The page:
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    Stocks Slide Again as a Promising Week Turns South

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    The searing monthslong rally in the stock market has been a clear sign that investors expected the country’s giant tech firms to help lead the pandemic-hit economy out of the doldrums.

    Now investors appear to be having second thoughts.

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    After a big drop on Thursday, stocks fell Friday, leaving the S&P 500 stock index down 4.3 percent since Wednesday, when it hit the latest in a series of highs. The tech-heavy Nasdaq composite has fallen 6.17 percent since its peak on Wednesday — its worst two-day performance since March.

    Over the two days, Apple was down nearly 10 percent — and that’s after it was up slightly on Friday. The two-day tumble also hit Google’s parent company, Alphabet (down 7.9 percent), Microsoft (7.5 percent) and Amazon (6.7 percent).

    It could have been worse: The S&P 500 was down as much as 3 percent on Friday morning, but rallied in the afternoon and finished down just 0.8 percent.

    Market watchers had been anticipating some kind of sell-off, given that the S&P 500 has soared over 50 percent from its low in March. “You knew you had one of these coming at some point, perhaps more than one,” said Jim Paulsen, chief investment strategist at the Leuthold Group. “The moves upward, especially in the last few days, were something.”

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    The S&P 500 is up 6 percent for the year and 60 percent since Donald J. Trump was elected president in 2016. But the wild ride at the end of week is prompting questions about some of the underpinnings of the rally.

    One of the drivers has been confidence that the economy, injected with government stimulus, could steadily recover as coronavirus outbreaks waned. But employment data released Friday showed that the pace of rehiring has slowed, and the economy may find it harder to heal if a standoff over further stimulus persists in Washington.

    Some analysts say rampant speculation in a handful of large tech stocks had pushed the market so high that it became divorced from the still-grim economic reality on the ground.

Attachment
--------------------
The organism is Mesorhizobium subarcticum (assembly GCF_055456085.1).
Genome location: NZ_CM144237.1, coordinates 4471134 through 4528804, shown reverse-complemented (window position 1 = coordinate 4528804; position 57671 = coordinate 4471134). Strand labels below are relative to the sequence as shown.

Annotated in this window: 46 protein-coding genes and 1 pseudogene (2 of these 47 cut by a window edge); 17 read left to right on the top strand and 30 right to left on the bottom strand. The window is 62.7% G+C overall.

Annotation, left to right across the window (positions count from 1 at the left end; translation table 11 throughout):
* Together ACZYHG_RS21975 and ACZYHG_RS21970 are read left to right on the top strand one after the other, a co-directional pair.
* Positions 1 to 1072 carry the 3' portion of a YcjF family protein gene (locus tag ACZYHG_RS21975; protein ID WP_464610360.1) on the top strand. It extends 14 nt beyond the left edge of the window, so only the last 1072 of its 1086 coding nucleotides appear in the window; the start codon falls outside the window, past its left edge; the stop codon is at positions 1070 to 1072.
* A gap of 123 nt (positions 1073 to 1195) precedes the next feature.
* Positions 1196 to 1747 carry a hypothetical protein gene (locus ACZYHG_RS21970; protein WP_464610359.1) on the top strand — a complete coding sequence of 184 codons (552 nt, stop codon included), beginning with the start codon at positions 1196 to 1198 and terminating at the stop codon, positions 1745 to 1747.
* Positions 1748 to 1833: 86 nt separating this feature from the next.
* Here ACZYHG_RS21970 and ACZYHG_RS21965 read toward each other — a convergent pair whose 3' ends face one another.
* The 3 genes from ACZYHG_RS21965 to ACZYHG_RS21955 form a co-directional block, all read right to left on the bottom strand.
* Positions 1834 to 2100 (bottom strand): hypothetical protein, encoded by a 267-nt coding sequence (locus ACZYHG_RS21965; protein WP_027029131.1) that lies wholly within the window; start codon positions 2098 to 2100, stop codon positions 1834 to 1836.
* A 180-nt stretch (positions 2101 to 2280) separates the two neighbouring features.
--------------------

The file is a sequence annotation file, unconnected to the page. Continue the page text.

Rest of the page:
“In the past five months, there’s been no correlation between the stock market and the economy,” said David Rosenberg, chief economist and strategist at Rosenberg Research & Associates.

    The form that speculation has taken may have added to the fragility in the market.

    In recent months, investors have bought large amounts of a financial instrument that enables them to bet on stock prices without investing as much money as when buying actual stocks. Analysts say the greater use of these instruments, known as options, helped push tech stocks to new heights.

    The Financial Times reported on Friday that SoftBank, a Japanese conglomerate that has a history of making large, risky investments, had been a big buyer of options linked to the rising tech stocks. SoftBank declined to comment to The New York Times.

    In fact, many investors have been buying up these options in recent months, said Matthew J. Maley, chief market strategist at Miller Tabak. That causes the financial firms which arrange the options trades to buy the underlying shares to hedge their risks.

    As a result tech stocks kept moving higher, convincing investors that they were a sure bet. “People got too confident,” Mr. Maley said. “It was a kind of can’t-lose situation.”

    The question now is whether falling prices could prompt options investors to liquidate their bets, setting off more selling. Since the stocks of Amazon, Alphabet, Microsoft, Apple and Facebook have accounted for a large share of the stock market’s gains this year, a rout in their shares could pull down the market over all.

    Stocks can be more at risk of a plunge if investors perceive them to be overvalued. On a valuation yardstick known as the price-to-earning ratio, which compares the price of stocks to companies’ profits, the stock market looks expensive. Combined, the companies in the S&P 500 index are trading at a price-to-earnings ratio that is well above the average of the last 30 years, Mr. Paulsen said.

    The appearance of overvaluation has occurred in the past, he noted, when earnings were depressed by a weak economy. And instead of falling into a prolonged slump, stocks rallied. “I think that’s going to happen here,” Mr. Paulsen said.

    But other analysts think there is a lot more trouble ahead.

    “The market is buckling under the weight of its own egregious complacency, overvaluation and market concentration,” said Mr. Rosenberg, the economist and strategist.

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